Ancient daddy longlegs had an extra set of eyes
Hastocularis-argus
Image: National Museum of Natural History, France

Although daddy longlegs look a lot like spiders, they're actually more closely related to scorpions, mites and ticks. Unlike spiders with their famous eight peepers, they only have two eyes.

But that hasn't always been the case.

Scientists have used X-rays to scan an ancient fossil and found that 305 million years ago the daddy longlegs (or harvestman as it's really called) had four eyes. An image of one of the X-ray scans is shown above, taken by scientists at the American Museum of Natural History and the University of Manchester in the UK.

Their results have been published in Current Biology and also reveal that the four eyes were placed in an interesting way - in modern daddy longlegs, the eyes are either in the middle of the body or on the side of the body. But the ancient arachnid appears to have had both median and lateral eyes.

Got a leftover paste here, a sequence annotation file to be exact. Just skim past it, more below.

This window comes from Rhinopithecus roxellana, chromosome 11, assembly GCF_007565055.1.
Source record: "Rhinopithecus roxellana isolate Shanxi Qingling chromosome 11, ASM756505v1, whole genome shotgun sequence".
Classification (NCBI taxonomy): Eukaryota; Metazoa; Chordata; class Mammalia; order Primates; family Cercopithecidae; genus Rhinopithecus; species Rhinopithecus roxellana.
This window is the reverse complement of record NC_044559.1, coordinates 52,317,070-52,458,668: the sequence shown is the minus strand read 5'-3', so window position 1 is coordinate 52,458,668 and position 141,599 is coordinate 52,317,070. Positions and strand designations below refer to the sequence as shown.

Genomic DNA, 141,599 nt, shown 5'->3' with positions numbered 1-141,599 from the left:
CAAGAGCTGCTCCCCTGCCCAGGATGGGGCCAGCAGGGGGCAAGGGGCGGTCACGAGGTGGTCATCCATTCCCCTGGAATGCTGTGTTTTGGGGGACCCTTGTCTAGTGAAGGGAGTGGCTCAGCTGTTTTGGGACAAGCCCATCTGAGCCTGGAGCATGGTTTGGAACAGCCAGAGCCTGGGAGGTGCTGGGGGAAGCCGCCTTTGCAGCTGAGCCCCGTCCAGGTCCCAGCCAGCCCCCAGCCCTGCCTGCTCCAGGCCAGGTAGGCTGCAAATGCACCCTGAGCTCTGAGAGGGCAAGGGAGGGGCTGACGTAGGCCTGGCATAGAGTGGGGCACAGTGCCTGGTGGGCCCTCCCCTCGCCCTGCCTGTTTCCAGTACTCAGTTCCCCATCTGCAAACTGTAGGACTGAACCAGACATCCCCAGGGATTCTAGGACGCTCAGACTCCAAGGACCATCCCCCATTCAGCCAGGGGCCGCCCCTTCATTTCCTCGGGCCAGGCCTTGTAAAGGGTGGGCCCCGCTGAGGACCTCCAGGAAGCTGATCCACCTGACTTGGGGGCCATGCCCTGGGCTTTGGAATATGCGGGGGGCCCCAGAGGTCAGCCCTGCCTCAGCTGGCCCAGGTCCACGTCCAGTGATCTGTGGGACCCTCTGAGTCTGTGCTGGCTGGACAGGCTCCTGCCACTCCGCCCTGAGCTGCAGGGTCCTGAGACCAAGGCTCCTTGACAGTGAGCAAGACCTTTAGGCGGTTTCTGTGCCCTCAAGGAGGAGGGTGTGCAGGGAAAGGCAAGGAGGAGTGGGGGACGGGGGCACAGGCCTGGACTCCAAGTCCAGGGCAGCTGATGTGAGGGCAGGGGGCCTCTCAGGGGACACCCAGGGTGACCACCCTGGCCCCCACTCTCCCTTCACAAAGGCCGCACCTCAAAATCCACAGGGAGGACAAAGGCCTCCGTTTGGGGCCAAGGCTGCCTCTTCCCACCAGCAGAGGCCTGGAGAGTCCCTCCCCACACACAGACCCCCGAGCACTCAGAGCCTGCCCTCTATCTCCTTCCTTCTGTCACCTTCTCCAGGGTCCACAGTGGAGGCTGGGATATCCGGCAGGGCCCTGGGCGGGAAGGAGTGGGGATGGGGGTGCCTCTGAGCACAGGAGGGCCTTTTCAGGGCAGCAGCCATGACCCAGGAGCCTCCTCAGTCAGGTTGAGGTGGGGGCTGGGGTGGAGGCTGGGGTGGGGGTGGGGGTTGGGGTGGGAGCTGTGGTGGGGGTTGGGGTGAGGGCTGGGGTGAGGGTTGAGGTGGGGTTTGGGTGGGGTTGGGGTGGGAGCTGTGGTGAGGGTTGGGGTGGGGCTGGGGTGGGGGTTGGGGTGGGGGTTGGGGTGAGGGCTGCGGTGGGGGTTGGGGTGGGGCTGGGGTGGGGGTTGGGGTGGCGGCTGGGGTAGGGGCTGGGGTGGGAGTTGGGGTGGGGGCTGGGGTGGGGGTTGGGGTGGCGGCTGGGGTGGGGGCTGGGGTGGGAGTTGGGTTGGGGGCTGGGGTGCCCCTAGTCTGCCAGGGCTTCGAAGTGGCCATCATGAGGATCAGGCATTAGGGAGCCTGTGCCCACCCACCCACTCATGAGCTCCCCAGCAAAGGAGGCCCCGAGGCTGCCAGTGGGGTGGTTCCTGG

Further genetic analysis revealed that today's daddy longlegs have an unused "eyestalk-growing" gene in the location of their missing pair, suggesting they lost their third and fourth eye through evolution, National Geographic reports.

The results of this work may provide insight into how arachnid eyes have developed. And, it's also just really cool to imagine a four-eyed daddy longlegs running around 305 million years ago

The researchers were fortunate to find the fossil in the first place, as most arthropods' exoskeletons decompose over the years. This lucky specimen was surrounded in sediment that was compacted into rock with an iron carbonate mineral around it.